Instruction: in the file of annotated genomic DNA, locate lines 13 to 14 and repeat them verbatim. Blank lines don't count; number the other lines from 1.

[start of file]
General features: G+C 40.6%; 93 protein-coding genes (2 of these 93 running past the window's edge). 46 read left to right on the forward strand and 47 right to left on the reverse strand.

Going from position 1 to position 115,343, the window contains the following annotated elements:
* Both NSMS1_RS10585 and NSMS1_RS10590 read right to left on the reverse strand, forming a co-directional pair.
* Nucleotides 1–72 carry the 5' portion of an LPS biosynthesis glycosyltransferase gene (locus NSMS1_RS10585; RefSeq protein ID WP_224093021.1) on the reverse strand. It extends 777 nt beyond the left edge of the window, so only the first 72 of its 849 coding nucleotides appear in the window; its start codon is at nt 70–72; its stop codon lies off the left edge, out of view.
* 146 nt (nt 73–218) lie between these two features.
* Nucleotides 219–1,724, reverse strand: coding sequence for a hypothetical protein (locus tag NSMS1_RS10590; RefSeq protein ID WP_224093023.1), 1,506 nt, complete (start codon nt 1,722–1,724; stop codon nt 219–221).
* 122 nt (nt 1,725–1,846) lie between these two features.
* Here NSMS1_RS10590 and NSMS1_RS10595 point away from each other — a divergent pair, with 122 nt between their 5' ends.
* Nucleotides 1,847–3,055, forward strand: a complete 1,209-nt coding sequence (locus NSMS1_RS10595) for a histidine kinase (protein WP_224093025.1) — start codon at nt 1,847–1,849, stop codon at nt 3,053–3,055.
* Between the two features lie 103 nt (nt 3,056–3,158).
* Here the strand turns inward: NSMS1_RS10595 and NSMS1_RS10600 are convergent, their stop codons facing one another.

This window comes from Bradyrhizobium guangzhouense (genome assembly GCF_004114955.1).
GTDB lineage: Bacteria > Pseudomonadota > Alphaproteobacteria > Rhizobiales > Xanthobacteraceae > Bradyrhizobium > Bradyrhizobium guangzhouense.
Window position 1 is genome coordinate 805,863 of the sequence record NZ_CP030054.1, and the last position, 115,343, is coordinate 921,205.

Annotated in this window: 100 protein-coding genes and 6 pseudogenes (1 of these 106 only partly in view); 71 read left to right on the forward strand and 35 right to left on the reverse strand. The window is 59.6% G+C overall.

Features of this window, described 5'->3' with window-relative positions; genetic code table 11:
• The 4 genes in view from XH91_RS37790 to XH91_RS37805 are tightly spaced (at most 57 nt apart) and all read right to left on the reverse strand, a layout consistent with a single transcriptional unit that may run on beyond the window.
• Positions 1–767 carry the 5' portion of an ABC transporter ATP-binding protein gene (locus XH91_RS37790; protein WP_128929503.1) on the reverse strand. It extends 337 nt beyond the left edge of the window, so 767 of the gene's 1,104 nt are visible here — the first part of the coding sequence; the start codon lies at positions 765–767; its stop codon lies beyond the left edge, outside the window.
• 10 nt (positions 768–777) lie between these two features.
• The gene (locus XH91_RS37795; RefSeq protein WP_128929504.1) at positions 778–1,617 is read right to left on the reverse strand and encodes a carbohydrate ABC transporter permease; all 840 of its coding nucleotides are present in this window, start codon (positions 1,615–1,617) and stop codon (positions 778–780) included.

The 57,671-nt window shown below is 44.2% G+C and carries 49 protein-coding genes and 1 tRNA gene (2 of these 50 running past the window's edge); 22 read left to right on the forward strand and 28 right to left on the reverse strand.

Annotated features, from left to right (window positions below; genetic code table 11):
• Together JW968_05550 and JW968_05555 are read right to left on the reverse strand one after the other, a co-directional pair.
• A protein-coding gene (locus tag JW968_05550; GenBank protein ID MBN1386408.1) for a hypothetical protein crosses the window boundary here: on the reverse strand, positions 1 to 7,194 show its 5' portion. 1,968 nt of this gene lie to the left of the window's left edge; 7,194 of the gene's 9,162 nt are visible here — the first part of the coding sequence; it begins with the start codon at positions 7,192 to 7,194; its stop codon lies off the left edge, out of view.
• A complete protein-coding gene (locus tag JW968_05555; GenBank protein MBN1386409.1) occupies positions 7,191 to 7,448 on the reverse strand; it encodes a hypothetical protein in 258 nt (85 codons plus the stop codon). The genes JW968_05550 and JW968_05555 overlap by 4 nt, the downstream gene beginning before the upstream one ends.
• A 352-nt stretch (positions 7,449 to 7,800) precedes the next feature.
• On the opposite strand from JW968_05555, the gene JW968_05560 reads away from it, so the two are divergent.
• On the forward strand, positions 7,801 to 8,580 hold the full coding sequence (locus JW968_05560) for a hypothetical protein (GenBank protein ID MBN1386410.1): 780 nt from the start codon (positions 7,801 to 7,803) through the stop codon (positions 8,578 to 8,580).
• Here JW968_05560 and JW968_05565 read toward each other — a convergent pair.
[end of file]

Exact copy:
GTDB lineage: Bacteria > Pseudomonadota > Alphaproteobacteria > Rhizobiales > Xanthobacteraceae > Bradyrhizobium > Bradyrhizobium guangzhouense.
Window position 1 is genome coordinate 805,863 of the sequence record NZ_CP030054.1, and the last position, 115,343, is coordinate 921,205.